The Islanders aren’t packing up their things in Edmonton just yet.
Barely hanging on to a 1-1 tie from the first period on, the Isles kept their season alive behind a goal from Jordan Eberle in double overtime to defeat the Lightning 2-1 Tuesday night at Rogers Place and force a Game 6 on Thursday.
The game was decided when ex-Ranger Kevin Shattenkirk fanned on a shot from the point. Anders Lee beat Shattenkirk to the puck and his pretty cross-ice feed left Eberle with nothing but net to shoot at. He didn’t miss.
Seemingly making it as difficult on themselves as they possibly could, the Islanders appeared to be crossing their fingers for overtime rather than ending it in regulation.
From the end of the second period and through the first 8 ½ minutes of the third, the Isles were unable to get a single shot on goal even after earning a power play 44 seconds into the final frame. They went nearly 12 minutes without a shot.
And with 1:23 left in regulation, Anthony Beauvillier earned a double minor for high sticking Mikhail Sergachev. Tampa Bay then opened the extra period with 2:37 left on the man-advantage but the Islanders were able to fend it off, going 3-for-3 on the penalty kill in the win.
The Lightning dictated most of the first extra period, nearly capitalizing with seconds left on the clock with a flurry of pressure that Ryan Pulock helped stifle as the horn sounded. Islanders goalie Semyon Varlamov stopped 36 of the 37 shots he faced, including four big stops in the first overtime and eight in the second.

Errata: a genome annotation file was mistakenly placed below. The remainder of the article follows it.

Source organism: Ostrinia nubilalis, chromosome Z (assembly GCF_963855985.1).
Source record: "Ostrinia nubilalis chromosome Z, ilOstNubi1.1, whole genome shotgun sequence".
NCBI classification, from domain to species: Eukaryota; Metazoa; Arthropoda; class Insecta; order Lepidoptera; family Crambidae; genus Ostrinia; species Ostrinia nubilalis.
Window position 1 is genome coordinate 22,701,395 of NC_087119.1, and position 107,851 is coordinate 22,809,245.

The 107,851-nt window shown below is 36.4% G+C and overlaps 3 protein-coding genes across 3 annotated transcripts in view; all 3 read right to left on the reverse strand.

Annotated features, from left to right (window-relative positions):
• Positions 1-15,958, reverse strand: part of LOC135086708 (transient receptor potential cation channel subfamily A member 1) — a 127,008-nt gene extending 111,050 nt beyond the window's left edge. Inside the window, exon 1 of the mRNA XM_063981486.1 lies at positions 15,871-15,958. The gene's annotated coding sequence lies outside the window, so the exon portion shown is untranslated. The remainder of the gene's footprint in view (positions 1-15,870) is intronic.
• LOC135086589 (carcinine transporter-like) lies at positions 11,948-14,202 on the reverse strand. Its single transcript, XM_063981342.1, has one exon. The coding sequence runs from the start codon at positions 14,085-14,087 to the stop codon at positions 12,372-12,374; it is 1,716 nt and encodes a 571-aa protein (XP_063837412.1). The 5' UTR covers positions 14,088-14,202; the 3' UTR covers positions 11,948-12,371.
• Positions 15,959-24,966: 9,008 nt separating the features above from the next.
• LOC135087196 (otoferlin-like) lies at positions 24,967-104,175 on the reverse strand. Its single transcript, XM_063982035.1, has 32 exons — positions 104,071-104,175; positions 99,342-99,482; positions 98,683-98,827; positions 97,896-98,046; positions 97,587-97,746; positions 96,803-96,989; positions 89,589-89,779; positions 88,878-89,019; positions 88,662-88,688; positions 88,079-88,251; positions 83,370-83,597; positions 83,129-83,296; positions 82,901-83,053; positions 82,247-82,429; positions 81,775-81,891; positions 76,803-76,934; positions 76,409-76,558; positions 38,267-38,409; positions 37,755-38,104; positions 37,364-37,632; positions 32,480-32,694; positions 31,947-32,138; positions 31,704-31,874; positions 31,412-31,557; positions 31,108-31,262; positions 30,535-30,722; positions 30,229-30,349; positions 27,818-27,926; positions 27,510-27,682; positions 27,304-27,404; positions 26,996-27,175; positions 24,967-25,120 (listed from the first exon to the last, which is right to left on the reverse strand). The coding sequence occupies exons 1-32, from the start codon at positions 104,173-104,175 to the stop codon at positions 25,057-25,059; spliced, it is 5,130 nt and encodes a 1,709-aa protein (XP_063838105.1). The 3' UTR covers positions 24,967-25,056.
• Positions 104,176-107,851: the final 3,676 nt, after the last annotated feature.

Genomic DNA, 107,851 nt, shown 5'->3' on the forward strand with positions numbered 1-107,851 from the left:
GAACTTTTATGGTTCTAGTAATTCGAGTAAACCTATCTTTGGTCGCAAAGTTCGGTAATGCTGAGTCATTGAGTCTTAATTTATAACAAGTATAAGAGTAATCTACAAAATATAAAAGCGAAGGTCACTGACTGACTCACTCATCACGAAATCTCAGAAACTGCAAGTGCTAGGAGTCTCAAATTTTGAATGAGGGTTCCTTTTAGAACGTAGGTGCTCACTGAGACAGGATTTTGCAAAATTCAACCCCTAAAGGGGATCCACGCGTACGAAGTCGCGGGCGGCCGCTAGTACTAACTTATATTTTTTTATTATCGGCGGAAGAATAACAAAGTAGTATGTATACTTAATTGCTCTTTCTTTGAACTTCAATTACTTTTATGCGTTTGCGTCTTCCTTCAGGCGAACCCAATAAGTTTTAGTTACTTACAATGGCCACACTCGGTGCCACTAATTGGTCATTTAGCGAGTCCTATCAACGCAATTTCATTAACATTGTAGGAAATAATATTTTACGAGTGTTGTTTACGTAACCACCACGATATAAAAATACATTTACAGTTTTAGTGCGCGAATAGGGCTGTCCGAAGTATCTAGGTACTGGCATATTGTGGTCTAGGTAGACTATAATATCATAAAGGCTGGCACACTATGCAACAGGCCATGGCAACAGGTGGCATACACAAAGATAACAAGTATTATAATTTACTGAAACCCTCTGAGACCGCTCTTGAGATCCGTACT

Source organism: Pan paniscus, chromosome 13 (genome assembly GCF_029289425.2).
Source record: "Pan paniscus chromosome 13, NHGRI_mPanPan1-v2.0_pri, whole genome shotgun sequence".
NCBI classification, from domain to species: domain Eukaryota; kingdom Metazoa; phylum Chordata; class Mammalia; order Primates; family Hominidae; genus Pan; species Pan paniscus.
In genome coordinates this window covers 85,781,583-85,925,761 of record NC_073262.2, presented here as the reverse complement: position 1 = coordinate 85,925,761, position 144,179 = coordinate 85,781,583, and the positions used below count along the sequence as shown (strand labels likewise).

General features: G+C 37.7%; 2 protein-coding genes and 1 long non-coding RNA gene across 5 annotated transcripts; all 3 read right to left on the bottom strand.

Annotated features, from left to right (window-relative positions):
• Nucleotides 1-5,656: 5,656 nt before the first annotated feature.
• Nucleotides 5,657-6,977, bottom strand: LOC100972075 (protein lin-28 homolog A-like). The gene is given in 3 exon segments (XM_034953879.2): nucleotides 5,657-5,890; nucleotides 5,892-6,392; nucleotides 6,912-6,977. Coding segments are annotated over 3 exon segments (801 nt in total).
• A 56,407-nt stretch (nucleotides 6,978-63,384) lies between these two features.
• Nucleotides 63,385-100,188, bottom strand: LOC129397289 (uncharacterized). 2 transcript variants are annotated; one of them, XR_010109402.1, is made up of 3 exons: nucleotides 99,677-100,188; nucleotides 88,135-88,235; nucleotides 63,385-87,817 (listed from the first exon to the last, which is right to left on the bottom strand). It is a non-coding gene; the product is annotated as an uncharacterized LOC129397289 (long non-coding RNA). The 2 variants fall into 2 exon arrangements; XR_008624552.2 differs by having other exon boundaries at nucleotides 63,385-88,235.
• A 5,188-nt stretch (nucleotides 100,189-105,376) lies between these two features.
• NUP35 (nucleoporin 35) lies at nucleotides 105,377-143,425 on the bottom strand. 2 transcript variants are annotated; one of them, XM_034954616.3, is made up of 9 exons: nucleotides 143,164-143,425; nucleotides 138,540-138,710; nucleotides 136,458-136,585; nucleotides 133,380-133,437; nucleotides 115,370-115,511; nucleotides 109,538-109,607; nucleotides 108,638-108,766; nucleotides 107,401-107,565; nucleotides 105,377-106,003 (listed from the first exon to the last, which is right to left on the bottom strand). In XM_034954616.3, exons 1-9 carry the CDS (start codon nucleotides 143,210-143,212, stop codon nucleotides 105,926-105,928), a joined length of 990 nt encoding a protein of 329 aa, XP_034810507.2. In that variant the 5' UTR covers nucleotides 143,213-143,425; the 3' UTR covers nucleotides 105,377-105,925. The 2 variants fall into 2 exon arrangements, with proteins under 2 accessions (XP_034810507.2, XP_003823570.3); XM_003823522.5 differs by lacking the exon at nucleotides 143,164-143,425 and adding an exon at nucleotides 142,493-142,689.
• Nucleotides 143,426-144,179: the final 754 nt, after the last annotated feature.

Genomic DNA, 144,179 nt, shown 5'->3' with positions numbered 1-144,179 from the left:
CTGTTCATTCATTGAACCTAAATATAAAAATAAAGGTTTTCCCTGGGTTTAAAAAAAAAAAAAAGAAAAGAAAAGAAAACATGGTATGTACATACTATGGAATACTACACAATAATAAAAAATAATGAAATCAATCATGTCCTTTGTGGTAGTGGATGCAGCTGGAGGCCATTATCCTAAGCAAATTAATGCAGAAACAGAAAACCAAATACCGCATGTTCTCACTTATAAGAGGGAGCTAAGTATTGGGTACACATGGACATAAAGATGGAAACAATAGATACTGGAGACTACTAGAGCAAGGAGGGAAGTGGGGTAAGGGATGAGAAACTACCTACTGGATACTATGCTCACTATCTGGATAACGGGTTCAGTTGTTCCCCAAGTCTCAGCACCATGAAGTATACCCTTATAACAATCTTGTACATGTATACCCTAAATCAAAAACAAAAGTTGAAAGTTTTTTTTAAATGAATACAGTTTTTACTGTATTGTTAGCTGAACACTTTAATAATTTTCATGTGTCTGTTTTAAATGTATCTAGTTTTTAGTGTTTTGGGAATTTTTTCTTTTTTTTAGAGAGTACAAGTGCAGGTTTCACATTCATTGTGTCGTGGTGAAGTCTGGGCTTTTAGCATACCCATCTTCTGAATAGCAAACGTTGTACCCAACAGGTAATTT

The only team to win a conference finals after facing a 3-1 series deficit was the Devils in 2000, with current Islanders general manager Lou Lamoriello at the helm. Lamoriello’s 2020 Islanders took a step toward becoming the second team to accomplish the feat.
The Islanders had their opportunities to win it in regulation, more than they’d probably like to admit.
After Tampa Bay nearly took its first lead of the night halfway through the second period off a Carter Veraghe goal that was overturned after Barry Trotz challenged for offsides, the Islanders should have been shocked awake. Instead, on the following two-on-one opportunity, Jean-Gabriel Pageau was hesitant to take the shot and tried to dish to Lee before Lightning defenseman Zach Bogosian got a stick on the puck to break up the rush.